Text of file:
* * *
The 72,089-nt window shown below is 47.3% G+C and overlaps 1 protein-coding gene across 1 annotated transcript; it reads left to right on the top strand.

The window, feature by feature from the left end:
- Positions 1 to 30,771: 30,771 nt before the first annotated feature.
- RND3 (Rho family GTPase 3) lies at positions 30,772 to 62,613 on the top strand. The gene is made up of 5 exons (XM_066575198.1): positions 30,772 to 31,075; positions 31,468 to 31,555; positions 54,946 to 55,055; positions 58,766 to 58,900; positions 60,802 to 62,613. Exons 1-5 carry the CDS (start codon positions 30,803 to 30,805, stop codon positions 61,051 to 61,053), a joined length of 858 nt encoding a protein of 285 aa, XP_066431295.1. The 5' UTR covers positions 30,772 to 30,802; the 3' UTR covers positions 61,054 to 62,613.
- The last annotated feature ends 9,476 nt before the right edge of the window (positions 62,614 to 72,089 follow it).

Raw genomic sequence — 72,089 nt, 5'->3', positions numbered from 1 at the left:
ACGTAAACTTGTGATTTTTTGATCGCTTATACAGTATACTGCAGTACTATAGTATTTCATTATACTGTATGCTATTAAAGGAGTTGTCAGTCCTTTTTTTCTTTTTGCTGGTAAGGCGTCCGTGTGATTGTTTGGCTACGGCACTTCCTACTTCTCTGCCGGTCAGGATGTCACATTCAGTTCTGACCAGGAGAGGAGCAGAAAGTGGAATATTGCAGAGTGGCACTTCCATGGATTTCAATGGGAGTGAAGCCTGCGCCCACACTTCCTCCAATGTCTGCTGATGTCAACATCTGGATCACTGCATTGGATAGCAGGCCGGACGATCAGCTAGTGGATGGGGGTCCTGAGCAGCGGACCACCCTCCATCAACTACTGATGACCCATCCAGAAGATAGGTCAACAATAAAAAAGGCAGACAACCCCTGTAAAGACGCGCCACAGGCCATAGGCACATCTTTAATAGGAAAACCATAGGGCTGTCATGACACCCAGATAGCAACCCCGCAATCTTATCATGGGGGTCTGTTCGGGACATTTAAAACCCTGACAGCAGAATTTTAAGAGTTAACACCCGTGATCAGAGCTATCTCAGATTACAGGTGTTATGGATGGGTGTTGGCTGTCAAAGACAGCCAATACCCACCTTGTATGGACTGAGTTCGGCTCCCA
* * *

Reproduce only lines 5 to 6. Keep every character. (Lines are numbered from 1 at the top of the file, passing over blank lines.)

- The last annotated feature ends 9,476 nt before the right edge of the window (positions 62,614 to 72,089 follow it).

Raw genomic sequence — 72,089 nt, 5'->3', positions numbered from 1 at the left: